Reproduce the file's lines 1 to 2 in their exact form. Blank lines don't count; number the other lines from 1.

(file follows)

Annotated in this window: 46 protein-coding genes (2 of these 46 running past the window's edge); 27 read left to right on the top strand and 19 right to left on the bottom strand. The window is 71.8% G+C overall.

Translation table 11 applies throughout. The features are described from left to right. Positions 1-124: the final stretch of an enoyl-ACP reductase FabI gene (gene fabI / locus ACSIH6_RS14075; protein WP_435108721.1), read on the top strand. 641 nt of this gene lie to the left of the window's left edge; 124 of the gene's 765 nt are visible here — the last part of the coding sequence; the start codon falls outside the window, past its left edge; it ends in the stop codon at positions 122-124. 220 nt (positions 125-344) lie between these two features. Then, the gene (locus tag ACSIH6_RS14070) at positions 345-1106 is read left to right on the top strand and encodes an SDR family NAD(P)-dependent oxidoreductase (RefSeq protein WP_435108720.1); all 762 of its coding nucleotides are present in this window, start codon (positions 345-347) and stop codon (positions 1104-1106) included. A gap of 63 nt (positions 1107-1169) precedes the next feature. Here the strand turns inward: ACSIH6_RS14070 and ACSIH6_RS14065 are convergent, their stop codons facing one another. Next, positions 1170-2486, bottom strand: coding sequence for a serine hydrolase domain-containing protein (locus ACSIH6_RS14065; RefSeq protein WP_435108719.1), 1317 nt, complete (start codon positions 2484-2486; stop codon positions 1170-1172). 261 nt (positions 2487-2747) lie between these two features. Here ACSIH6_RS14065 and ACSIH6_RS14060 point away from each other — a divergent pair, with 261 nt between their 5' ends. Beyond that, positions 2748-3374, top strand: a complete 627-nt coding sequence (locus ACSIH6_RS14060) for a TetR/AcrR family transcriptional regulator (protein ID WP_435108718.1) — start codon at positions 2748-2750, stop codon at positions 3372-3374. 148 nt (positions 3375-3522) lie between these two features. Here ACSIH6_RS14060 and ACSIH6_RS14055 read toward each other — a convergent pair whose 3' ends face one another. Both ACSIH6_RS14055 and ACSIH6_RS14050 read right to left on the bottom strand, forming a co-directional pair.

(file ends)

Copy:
Annotated in this window: 46 protein-coding genes (2 of these 46 running past the window's edge); 27 read left to right on the top strand and 19 right to left on the bottom strand. The window is 71.8% G+C overall.

Translation table 11 applies throughout. The features are described from left to right. Positions 1-124: the final stretch of an enoyl-ACP reductase FabI gene (gene fabI / locus ACSIH6_RS14075; protein WP_435108721.1), read on the top strand. 641 nt of this gene lie to the left of the window's left edge; 124 of the gene's 765 nt are visible here — the last part of the coding sequence; the start codon falls outside the window, past its left edge; it ends in the stop codon at positions 122-124. 220 nt (positions 125-344) lie between these two features. Then, the gene (locus tag ACSIH6_RS14070) at positions 345-1106 is read left to right on the top strand and encodes an SDR family NAD(P)-dependent oxidoreductase (RefSeq protein WP_435108720.1); all 762 of its coding nucleotides are present in this window, start codon (positions 345-347) and stop codon (positions 1104-1106) included. A gap of 63 nt (positions 1107-1169) precedes the next feature. Here the strand turns inward: ACSIH6_RS14070 and ACSIH6_RS14065 are convergent, their stop codons facing one another. Next, positions 1170-2486, bottom strand: coding sequence for a serine hydrolase domain-containing protein (locus ACSIH6_RS14065; RefSeq protein WP_435108719.1), 1317 nt, complete (start codon positions 2484-2486; stop codon positions 1170-1172). 261 nt (positions 2487-2747) lie between these two features. Here ACSIH6_RS14065 and ACSIH6_RS14060 point away from each other — a divergent pair, with 261 nt between their 5' ends. Beyond that, positions 2748-3374, top strand: a complete 627-nt coding sequence (locus ACSIH6_RS14060) for a TetR/AcrR family transcriptional regulator (protein ID WP_435108718.1) — start codon at positions 2748-2750, stop codon at positions 3372-3374. 148 nt (positions 3375-3522) lie between these two features. Here ACSIH6_RS14060 and ACSIH6_RS14055 read toward each other — a convergent pair whose 3' ends face one another. Both ACSIH6_RS14055 and ACSIH6_RS14050 read right to left on the bottom strand, forming a co-directional pair.